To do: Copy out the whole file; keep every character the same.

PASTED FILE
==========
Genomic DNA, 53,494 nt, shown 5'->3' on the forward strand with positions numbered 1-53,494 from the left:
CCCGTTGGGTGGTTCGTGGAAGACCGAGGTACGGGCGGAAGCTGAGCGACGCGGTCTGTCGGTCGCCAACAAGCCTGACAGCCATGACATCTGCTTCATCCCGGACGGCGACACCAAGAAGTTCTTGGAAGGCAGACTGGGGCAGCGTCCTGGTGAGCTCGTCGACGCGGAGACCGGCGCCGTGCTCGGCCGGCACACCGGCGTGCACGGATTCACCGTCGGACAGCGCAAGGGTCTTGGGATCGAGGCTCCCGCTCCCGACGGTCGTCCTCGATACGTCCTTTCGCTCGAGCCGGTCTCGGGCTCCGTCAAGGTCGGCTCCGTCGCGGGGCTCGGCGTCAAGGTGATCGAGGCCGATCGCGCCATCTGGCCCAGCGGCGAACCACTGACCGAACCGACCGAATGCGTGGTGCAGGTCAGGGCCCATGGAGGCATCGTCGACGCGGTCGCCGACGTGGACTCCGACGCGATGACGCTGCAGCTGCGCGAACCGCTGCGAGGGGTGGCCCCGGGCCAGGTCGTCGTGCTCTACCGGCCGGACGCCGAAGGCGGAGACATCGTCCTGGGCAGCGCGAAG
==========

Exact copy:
Genomic DNA, 53,494 nt, shown 5'->3' on the forward strand with positions numbered 1-53,494 from the left:
CCCGTTGGGTGGTTCGTGGAAGACCGAGGTACGGGCGGAAGCTGAGCGACGCGGTCTGTCGGTCGCCAACAAGCCTGACAGCCATGACATCTGCTTCATCCCGGACGGCGACACCAAGAAGTTCTTGGAAGGCAGACTGGGGCAGCGTCCTGGTGAGCTCGTCGACGCGGAGACCGGCGCCGTGCTCGGCCGGCACACCGGCGTGCACGGATTCACCGTCGGACAGCGCAAGGGTCTTGGGATCGAGGCTCCCGCTCCCGACGGTCGTCCTCGATACGTCCTTTCGCTCGAGCCGGTCTCGGGCTCCGTCAAGGTCGGCTCCGTCGCGGGGCTCGGCGTCAAGGTGATCGAGGCCGATCGCGCCATCTGGCCCAGCGGCGAACCACTGACCGAACCGACCGAATGCGTGGTGCAGGTCAGGGCCCATGGAGGCATCGTCGACGCGGTCGCCGACGTGGACTCCGACGCGATGACGCTGCAGCTGCGCGAACCGCTGCGAGGGGTGGCCCCGGGCCAGGTCGTCGTGCTCTACCGGCCGGACGCCGAAGGCGGAGACATCGTCCTGGGCAGCGCGAAG